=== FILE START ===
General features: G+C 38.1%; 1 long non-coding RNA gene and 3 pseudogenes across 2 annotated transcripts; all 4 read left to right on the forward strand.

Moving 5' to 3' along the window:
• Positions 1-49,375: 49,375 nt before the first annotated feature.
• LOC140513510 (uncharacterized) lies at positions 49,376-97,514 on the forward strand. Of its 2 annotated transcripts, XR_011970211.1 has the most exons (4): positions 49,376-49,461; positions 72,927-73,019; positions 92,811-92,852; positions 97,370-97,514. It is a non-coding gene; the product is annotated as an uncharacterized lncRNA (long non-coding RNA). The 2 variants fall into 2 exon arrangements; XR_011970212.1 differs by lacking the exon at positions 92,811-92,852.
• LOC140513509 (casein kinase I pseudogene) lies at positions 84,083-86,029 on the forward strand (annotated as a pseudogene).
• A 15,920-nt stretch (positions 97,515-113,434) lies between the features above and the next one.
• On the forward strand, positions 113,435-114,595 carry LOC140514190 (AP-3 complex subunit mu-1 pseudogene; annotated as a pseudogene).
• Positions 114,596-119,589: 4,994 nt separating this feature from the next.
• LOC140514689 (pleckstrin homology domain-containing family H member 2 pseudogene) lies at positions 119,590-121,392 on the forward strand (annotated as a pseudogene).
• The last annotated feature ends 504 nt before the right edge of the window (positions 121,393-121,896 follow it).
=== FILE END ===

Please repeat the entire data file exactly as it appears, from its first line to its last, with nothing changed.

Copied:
General features: G+C 38.1%; 1 long non-coding RNA gene and 3 pseudogenes across 2 annotated transcripts; all 4 read left to right on the forward strand.

Moving 5' to 3' along the window:
• Positions 1-49,375: 49,375 nt before the first annotated feature.
• LOC140513510 (uncharacterized) lies at positions 49,376-97,514 on the forward strand. Of its 2 annotated transcripts, XR_011970211.1 has the most exons (4): positions 49,376-49,461; positions 72,927-73,019; positions 92,811-92,852; positions 97,370-97,514. It is a non-coding gene; the product is annotated as an uncharacterized lncRNA (long non-coding RNA). The 2 variants fall into 2 exon arrangements; XR_011970212.1 differs by lacking the exon at positions 92,811-92,852.
• LOC140513509 (casein kinase I pseudogene) lies at positions 84,083-86,029 on the forward strand (annotated as a pseudogene).
• A 15,920-nt stretch (positions 97,515-113,434) lies between the features above and the next one.
• On the forward strand, positions 113,435-114,595 carry LOC140514190 (AP-3 complex subunit mu-1 pseudogene; annotated as a pseudogene).
• Positions 114,596-119,589: 4,994 nt separating this feature from the next.
• LOC140514689 (pleckstrin homology domain-containing family H member 2 pseudogene) lies at positions 119,590-121,392 on the forward strand (annotated as a pseudogene).
• The last annotated feature ends 504 nt before the right edge of the window (positions 121,393-121,896 follow it).